IMG_2261I  saw this picture of Cher taken at a Clinton rally the other day and it has me  wondering: When did she start looking like an Italian grandmother circe 1930?

It must be the ruffles at the wrist. If you’re getting up there in age and your relatives don’t strictly forbid it, the undertakers will try dressing you in ruffles for your viewing; this I have noted at more than one wake.

Though I don’t look at all like Cher with my thin lips and map-of-Ireland face, I definitely do feel like a grandma on this family vacation anyway, which is to say:

I’m doing a LOT of laundry.

In fact it feels like that’s all I’m doing.

I have learned this week if I had forgotten it, that kids shed clothes like a snake sheds skin. One of these grandchildren of mine yesterday had so many clothes strewn about his sleeping area  that there was no telling which ones were clean and which were dirty.

So, I washed them all.

Another, the first one’s younger brother, seemingly had no dirty clothes at all, since, as I just this morning realized, he has been wearing basically the same clothes since he arrived last Saturday.

The third grandchild, their four-year-old sister,wears long tea-length early-20th century ‘frocks’ pretty much exclusively , which I find myself not only washing but also  ironing God help me. Still, she looks very nice in them, even when she wore one to climb Rattlesnake the day before yesterday with her doll.


Her mom’s job that day was to forge the path up and up and up the hill. The job of her dad, now called “papa,” was to keep things moving in the middle portions of the line of march. My job, I was told, was  to be last.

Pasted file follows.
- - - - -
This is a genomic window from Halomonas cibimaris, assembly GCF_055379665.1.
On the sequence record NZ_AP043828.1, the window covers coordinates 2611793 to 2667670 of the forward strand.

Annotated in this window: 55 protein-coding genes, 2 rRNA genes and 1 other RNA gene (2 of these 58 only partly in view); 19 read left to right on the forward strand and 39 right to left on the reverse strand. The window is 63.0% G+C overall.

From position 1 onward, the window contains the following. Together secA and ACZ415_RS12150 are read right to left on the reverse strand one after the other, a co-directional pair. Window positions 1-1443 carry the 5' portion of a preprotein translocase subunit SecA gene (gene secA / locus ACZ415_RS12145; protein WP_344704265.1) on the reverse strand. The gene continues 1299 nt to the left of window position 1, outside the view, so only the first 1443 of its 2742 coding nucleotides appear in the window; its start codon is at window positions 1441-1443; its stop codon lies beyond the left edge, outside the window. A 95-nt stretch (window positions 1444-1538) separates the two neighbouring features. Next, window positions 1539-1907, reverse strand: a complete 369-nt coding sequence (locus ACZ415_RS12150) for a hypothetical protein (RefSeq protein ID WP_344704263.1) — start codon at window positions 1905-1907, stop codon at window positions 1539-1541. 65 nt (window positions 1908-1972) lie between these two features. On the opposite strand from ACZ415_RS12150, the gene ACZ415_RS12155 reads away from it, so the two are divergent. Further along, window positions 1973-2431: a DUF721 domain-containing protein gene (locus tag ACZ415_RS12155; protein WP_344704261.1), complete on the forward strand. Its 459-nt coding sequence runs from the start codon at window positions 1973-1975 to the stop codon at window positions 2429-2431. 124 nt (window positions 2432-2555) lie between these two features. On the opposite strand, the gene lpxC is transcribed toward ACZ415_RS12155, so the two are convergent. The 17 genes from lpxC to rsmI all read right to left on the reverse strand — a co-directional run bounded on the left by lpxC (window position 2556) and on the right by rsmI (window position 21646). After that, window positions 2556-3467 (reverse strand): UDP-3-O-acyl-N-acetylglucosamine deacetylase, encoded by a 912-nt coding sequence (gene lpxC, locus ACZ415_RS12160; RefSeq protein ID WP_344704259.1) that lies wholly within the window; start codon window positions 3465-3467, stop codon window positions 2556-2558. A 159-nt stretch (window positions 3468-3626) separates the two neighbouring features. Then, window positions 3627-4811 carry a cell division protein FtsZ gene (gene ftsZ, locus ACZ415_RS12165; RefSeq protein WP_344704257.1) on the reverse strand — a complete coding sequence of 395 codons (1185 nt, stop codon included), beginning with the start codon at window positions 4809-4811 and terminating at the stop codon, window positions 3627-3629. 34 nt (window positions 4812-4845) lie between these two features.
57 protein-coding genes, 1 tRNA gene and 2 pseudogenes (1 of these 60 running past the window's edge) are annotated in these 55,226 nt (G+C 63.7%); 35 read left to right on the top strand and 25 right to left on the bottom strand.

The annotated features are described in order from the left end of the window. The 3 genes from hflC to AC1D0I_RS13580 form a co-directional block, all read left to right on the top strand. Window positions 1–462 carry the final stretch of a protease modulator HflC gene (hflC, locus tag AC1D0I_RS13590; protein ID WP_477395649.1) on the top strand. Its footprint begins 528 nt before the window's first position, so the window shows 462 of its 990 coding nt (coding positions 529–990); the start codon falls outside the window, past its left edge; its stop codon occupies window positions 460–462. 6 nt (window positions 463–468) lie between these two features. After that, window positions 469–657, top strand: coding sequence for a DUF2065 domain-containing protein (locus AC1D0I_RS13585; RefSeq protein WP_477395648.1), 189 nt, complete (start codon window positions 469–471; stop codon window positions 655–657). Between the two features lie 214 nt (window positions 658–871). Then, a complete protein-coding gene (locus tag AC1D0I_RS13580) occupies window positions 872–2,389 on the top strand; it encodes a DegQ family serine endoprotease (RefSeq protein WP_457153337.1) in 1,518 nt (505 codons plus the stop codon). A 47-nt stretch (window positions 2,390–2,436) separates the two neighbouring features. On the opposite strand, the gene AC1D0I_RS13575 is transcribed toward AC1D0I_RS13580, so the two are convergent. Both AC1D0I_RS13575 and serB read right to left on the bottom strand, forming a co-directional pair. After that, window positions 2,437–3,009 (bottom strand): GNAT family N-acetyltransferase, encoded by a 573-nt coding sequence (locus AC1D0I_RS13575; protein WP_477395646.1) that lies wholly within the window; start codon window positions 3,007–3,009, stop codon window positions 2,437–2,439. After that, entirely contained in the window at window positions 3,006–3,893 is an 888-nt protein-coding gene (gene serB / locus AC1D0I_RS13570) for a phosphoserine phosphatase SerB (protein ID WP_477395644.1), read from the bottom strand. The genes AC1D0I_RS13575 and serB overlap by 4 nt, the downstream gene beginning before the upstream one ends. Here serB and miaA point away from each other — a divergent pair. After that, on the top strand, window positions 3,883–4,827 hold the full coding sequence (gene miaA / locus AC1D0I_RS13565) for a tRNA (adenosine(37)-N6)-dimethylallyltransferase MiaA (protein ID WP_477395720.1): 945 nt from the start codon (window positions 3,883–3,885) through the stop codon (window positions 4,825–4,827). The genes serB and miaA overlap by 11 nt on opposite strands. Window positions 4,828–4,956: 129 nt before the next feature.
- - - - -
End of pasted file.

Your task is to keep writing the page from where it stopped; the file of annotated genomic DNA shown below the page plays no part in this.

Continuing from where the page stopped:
As it happens, I did an excellent job at being last but I have to say: the Grandma who does all the wash and can be counted on to go slow is not exactly the Grandma I had hoped to be. I liked it much better last summer when I was the Grandma who took the kids and bought the kind of stuff that was instantly condemned by their parents and summarily confiscated.


At least that job had some fun to it.

But I’m not complaining, not really. It’s kind of nice being one of the old ones, the  ones who are definitely NOT in charge of much of anything even though this is still our house. Just please, if any of you are around when I finally kick the bucket, put me in tattered workout clothes like these before those undertakers begin coming at me with the ruffles.  🙂




4 thoughts on “Grandma

  1. The hell with a clothed body lying in a casket. Neither is cremation acceptable because it pollutes the air badly. An alternative called “Promission” freezes the body in liquid nitrogen and vibrates it at a low frequency to dehydrate the body particles which are then placed in a biodegradable box and buried underground. Voila – no pollution, no ruffles.

    1. Loved your story, Terry and can identify except that my grandchildren (and 14 greats) live so far away, I never get to see them. For Gwen – I didn’t know that cremation pollutes the air – I’d told my son to take my ashes and plant them in the soil of a newly growing tree freshening the air and providing shelter and nest space for the birds. I told him if he gets a red maple and the leaves turn bright red in Oct. he will think, “Uh oh, Mom’s mad about something.” He wants his ashes in a container attached to a coral reef in the ocean. So I have 4 plots, part of one holds my first grandchild, but not sure who will get them if my son and I don’t use the plots which were a gift to me some years ago. Still love you, Terry, after all these years!

  2. you’re a great grandma! jeff’s grandmother bought his dad a 60 lb pull straight bow when he was quite young… and then she passed it onto jeff when he was old enough. (10 to be exact) his words to me regarding this…”it was a very different time, nik” :0) one of his fondest memories.

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